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Eating disorder

Eating disorders are a group of mental disorders that interfere with normal food consumption. They may lead to serious health problems and, in the case of both bulimia nervosa and anorexia nervosa, even death. The major recognized eating disorders are anorexia nervosa, bulimia nervosa, binge eating disorder and rumination. Other mental disorders, such as clinical depression or anxiety can also disturb eating patterns, but these disorders are not considered eating disorders. In these cases, the change in eating behaviour is not considered a central feature of the disorder.

An eating disorder is a serious psychological condition. The sufferer is obsessed with food, diet and often body image to the point where their quality of life suffers, and their health is at extreme risk from their long-term poor or inadequate diet. Most victims of an eating disorder do not recognize that they have a problem and they will refuse treatment and attempt to hide their abnormal behaviour from others. Treatment of eating disorders can take decades, so early identification may be the difference between life and death for the patient.

The two major types of eating disorder which will be the most familiar to many are anorexia nervosa and bulimia nervosa. Binge eating disorder is similar to bulimia. Large amounts of food are consumed at a sitting but retained in the stomach rather than being regurgitated. Some experts consider a complaint called orthorexia to be a valid eating disorder - the sufferer is overly obsessed with the consumption of what they see as the 'right' foods for them (vegan, raw foods, etc), to the point where their nutrition and quality of life suffers. Some people have food phobias about what they can and can't eat, which may also be a form of eating disorder. Another disorder which is somewhat qualitatively different from the foregoing is pica, or the habitual ingestion of inedibles, such as dirt, wood, hair, etc. This has been scientifically proven by numerous university-level studies.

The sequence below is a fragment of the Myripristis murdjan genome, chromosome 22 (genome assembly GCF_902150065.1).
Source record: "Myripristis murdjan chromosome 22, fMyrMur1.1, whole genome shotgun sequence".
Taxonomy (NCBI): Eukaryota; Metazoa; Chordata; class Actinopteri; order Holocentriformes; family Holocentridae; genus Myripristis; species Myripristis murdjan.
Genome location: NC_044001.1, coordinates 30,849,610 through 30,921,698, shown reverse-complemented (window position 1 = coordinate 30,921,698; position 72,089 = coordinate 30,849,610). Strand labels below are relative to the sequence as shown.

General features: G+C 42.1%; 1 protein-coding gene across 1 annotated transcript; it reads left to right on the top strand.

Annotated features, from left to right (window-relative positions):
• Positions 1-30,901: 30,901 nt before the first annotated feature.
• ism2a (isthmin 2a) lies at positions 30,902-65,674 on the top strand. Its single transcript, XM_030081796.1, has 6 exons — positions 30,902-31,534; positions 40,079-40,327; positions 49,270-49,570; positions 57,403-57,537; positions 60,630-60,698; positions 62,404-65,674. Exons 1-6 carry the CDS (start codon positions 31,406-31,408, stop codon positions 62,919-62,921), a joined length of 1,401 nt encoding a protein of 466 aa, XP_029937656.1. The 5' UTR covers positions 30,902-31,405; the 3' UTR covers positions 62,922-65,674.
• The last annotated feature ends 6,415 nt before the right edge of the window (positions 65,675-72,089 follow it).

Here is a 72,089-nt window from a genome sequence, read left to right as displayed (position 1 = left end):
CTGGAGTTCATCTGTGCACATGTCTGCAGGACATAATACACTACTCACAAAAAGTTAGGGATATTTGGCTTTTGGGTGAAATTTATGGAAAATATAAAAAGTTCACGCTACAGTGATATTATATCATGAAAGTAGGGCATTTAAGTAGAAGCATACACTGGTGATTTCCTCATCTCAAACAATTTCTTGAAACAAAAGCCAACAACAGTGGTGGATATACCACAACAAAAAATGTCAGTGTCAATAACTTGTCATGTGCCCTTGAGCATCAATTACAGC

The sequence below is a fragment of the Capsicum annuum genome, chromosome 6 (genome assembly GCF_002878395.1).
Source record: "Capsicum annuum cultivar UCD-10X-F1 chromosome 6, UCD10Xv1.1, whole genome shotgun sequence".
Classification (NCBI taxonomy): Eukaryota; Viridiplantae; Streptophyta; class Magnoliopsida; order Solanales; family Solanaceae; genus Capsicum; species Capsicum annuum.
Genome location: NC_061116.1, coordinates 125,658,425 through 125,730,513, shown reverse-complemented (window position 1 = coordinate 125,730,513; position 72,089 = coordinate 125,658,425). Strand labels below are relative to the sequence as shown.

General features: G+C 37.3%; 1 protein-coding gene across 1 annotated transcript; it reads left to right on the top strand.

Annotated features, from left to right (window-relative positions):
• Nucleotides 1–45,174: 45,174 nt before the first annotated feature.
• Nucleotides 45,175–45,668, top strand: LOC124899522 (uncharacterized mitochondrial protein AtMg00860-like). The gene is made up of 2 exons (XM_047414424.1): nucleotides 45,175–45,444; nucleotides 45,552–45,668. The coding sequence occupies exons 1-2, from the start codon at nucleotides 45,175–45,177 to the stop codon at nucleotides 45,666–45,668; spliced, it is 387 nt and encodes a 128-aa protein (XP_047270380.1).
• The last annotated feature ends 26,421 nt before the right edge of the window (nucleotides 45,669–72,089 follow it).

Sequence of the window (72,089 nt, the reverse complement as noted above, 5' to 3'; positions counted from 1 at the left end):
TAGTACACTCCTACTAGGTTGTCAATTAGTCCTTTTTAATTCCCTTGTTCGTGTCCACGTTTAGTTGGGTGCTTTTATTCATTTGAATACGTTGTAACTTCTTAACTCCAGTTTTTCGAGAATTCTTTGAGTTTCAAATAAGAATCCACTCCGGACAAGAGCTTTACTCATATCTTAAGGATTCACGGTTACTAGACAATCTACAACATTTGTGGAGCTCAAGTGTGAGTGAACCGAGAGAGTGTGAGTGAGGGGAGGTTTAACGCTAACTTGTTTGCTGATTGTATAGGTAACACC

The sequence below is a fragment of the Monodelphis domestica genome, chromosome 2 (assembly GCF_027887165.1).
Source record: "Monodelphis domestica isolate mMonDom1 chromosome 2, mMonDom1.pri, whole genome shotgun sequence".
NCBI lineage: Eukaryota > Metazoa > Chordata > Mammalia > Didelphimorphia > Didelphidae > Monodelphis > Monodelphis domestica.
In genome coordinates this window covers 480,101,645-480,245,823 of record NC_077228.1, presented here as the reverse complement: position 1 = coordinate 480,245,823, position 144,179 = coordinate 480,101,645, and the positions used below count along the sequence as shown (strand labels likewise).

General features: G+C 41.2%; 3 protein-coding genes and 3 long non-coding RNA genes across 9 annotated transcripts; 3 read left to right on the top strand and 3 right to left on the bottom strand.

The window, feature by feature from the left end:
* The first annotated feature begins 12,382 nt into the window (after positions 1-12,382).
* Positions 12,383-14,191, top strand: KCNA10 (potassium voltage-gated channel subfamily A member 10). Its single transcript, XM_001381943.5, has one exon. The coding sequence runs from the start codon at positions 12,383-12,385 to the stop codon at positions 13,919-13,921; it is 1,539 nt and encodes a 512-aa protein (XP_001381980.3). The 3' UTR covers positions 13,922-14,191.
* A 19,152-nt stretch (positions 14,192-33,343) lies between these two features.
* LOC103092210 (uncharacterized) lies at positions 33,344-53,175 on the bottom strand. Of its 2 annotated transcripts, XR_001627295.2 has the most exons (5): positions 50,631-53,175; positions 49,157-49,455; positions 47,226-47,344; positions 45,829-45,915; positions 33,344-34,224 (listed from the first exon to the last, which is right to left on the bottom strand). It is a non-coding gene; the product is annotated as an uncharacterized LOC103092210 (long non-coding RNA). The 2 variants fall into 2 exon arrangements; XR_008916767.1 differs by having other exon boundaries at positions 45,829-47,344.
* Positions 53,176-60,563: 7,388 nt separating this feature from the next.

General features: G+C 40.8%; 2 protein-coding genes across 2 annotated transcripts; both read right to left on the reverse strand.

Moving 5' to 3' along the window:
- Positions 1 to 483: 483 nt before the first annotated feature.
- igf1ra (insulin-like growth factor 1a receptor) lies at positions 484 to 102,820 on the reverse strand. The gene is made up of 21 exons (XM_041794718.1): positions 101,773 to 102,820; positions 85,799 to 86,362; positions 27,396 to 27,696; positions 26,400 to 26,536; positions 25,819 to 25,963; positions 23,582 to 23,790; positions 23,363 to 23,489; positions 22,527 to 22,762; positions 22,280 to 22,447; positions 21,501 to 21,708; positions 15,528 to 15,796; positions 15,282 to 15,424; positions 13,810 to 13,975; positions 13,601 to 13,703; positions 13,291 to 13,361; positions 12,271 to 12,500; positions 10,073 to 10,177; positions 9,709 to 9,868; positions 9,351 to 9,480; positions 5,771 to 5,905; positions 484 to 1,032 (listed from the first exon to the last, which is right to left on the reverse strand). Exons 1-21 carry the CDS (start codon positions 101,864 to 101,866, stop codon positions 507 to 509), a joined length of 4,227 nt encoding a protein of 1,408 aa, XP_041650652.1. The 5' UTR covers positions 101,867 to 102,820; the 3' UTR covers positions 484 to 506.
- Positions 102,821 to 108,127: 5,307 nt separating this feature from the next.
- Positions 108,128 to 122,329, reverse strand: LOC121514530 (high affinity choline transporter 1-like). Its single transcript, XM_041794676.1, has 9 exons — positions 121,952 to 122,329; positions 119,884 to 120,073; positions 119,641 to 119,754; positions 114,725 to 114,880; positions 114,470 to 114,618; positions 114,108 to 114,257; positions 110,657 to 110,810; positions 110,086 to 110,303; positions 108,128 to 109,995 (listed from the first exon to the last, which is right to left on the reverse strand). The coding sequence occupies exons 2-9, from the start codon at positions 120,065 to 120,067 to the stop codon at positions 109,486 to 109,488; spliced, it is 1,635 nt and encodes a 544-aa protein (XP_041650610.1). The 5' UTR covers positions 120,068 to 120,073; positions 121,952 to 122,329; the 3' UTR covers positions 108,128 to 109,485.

There are many different degrees of anorexia and bulimia. Anorexia may be mild, where a person may eat but only allow themselves certain foods, or severe to the point of literally starving themselves to the point of death. There are other forms of purging besides vomiting- compulsive exercise, laxatives, and enemas being the other main ones. Other sufferers also allow themselves a small variety of foods and exercise compulsively, being categorized as eating disorder not otherwise specified. Three-fourths of patients fall into this category and their symptoms may be more severe and life threatening than those suffering from anorexia, bulimia or binge eating disorder.

Anyone can have an Eating Disorder, but it most often occurs with young teens because they are the most at risk, due to their extreme exposure to the media. Teen’s feelings of need to conform to an idea of beauty that the media projects can be too much for some to deal with and can force them to take drastic measures to change their appearance.

The information above is not intended for and should not be used as a substitute for the diagnosis and/or treatment by a licensed, qualified, health-care professional. This article is licensed under the GNU Free Documentation License. It incorporates material originating from the Wikipedia article "Eating disorder".

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